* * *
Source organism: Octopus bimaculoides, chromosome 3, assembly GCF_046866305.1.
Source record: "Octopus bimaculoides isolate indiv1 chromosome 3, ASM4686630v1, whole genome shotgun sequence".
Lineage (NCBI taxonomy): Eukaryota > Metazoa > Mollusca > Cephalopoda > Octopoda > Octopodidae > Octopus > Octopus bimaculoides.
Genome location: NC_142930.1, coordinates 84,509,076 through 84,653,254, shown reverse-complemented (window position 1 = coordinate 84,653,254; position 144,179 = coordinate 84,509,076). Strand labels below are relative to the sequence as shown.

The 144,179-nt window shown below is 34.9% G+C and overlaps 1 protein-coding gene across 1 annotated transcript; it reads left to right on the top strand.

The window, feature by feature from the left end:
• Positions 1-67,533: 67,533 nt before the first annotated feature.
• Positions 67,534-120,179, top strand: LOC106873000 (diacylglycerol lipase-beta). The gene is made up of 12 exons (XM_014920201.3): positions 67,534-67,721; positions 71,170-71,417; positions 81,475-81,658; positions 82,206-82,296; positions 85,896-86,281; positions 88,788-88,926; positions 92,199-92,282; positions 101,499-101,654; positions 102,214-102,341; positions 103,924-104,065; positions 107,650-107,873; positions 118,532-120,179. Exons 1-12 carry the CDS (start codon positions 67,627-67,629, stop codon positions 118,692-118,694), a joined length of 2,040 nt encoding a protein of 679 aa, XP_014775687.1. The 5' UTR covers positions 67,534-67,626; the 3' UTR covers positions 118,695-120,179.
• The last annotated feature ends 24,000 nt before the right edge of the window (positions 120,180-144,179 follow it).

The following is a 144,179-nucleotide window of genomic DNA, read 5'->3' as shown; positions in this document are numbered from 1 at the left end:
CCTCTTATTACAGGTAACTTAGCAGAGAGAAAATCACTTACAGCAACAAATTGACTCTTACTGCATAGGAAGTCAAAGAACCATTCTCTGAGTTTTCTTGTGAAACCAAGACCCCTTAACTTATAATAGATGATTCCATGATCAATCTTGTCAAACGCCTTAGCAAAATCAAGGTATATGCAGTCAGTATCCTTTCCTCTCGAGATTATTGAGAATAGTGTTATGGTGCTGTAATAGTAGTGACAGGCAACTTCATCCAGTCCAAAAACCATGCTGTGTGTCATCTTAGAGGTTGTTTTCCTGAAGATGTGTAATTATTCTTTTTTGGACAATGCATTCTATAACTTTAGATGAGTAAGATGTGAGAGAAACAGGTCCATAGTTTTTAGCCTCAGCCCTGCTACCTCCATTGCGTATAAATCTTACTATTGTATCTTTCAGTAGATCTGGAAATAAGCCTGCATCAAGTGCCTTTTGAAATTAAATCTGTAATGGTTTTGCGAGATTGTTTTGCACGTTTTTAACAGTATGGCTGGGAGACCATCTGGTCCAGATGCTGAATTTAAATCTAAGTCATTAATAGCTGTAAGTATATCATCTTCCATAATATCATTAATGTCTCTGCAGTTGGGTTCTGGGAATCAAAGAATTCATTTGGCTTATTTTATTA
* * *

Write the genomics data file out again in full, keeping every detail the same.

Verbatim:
Source organism: Octopus bimaculoides, chromosome 3, assembly GCF_046866305.1.
Source record: "Octopus bimaculoides isolate indiv1 chromosome 3, ASM4686630v1, whole genome shotgun sequence".
Lineage (NCBI taxonomy): Eukaryota > Metazoa > Mollusca > Cephalopoda > Octopoda > Octopodidae > Octopus > Octopus bimaculoides.
Genome location: NC_142930.1, coordinates 84,509,076 through 84,653,254, shown reverse-complemented (window position 1 = coordinate 84,653,254; position 144,179 = coordinate 84,509,076). Strand labels below are relative to the sequence as shown.

The 144,179-nt window shown below is 34.9% G+C and overlaps 1 protein-coding gene across 1 annotated transcript; it reads left to right on the top strand.

The window, feature by feature from the left end:
• Positions 1-67,533: 67,533 nt before the first annotated feature.
• Positions 67,534-120,179, top strand: LOC106873000 (diacylglycerol lipase-beta). The gene is made up of 12 exons (XM_014920201.3): positions 67,534-67,721; positions 71,170-71,417; positions 81,475-81,658; positions 82,206-82,296; positions 85,896-86,281; positions 88,788-88,926; positions 92,199-92,282; positions 101,499-101,654; positions 102,214-102,341; positions 103,924-104,065; positions 107,650-107,873; positions 118,532-120,179. Exons 1-12 carry the CDS (start codon positions 67,627-67,629, stop codon positions 118,692-118,694), a joined length of 2,040 nt encoding a protein of 679 aa, XP_014775687.1. The 5' UTR covers positions 67,534-67,626; the 3' UTR covers positions 118,695-120,179.
• The last annotated feature ends 24,000 nt before the right edge of the window (positions 120,180-144,179 follow it).

The following is a 144,179-nucleotide window of genomic DNA, read 5'->3' as shown; positions in this document are numbered from 1 at the left end:
CCTCTTATTACAGGTAACTTAGCAGAGAGAAAATCACTTACAGCAACAAATTGACTCTTACTGCATAGGAAGTCAAAGAACCATTCTCTGAGTTTTCTTGTGAAACCAAGACCCCTTAACTTATAATAGATGATTCCATGATCAATCTTGTCAAACGCCTTAGCAAAATCAAGGTATATGCAGTCAGTATCCTTTCCTCTCGAGATTATTGAGAATAGTGTTATGGTGCTGTAATAGTAGTGACAGGCAACTTCATCCAGTCCAAAAACCATGCTGTGTGTCATCTTAGAGGTTGTTTTCCTGAAGATGTGTAATTATTCTTTTTTGGACAATGCATTCTATAACTTTAGATGAGTAAGATGTGAGAGAAACAGGTCCATAGTTTTTAGCCTCAGCCCTGCTACCTCCATTGCGTATAAATCTTACTATTGTATCTTTCAGTAGATCTGGAAATAAGCCTGCATCAAGTGCCTTTTGAAATTAAATCTGTAATGGTTTTGCGAGATTGTTTTGCACGTTTTTAACAGTATGGCTGGGAGACCATCTGGTCCAGATGCTGAATTTAAATCTAAGTCATTAATAGCTGTAAGTATATCATCTTCCATAATATCATTAATGTCTCTGCAGTTGGGTTCTGGGAATCAAAGAATTCATTTGGCTTATTTTATTA